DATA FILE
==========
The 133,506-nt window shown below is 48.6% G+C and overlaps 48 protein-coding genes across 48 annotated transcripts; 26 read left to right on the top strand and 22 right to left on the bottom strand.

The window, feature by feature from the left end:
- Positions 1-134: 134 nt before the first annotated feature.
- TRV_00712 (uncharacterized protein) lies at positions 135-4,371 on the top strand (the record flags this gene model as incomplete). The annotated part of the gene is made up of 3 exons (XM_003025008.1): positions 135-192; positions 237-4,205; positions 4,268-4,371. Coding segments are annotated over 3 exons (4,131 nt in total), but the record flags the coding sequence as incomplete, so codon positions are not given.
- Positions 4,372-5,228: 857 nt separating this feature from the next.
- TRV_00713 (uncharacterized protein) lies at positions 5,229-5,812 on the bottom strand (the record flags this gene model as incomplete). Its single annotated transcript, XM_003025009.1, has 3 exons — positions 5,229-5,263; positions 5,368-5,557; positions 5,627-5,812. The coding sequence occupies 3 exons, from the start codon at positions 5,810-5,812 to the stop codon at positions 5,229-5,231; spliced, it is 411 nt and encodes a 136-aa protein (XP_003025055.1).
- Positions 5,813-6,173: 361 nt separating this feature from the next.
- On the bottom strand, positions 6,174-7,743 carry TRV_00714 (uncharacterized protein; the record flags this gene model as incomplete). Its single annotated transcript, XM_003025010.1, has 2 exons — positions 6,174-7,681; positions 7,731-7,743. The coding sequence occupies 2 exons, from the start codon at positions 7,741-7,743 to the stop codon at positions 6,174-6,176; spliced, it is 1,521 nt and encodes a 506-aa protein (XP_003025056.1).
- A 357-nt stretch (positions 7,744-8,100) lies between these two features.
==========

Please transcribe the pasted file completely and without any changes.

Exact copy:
The 133,506-nt window shown below is 48.6% G+C and overlaps 48 protein-coding genes across 48 annotated transcripts; 26 read left to right on the top strand and 22 right to left on the bottom strand.

The window, feature by feature from the left end:
- Positions 1-134: 134 nt before the first annotated feature.
- TRV_00712 (uncharacterized protein) lies at positions 135-4,371 on the top strand (the record flags this gene model as incomplete). The annotated part of the gene is made up of 3 exons (XM_003025008.1): positions 135-192; positions 237-4,205; positions 4,268-4,371. Coding segments are annotated over 3 exons (4,131 nt in total), but the record flags the coding sequence as incomplete, so codon positions are not given.
- Positions 4,372-5,228: 857 nt separating this feature from the next.
- TRV_00713 (uncharacterized protein) lies at positions 5,229-5,812 on the bottom strand (the record flags this gene model as incomplete). Its single annotated transcript, XM_003025009.1, has 3 exons — positions 5,229-5,263; positions 5,368-5,557; positions 5,627-5,812. The coding sequence occupies 3 exons, from the start codon at positions 5,810-5,812 to the stop codon at positions 5,229-5,231; spliced, it is 411 nt and encodes a 136-aa protein (XP_003025055.1).
- Positions 5,813-6,173: 361 nt separating this feature from the next.
- On the bottom strand, positions 6,174-7,743 carry TRV_00714 (uncharacterized protein; the record flags this gene model as incomplete). Its single annotated transcript, XM_003025010.1, has 2 exons — positions 6,174-7,681; positions 7,731-7,743. The coding sequence occupies 2 exons, from the start codon at positions 7,741-7,743 to the stop codon at positions 6,174-6,176; spliced, it is 1,521 nt and encodes a 506-aa protein (XP_003025056.1).
- A 357-nt stretch (positions 7,744-8,100) lies between these two features.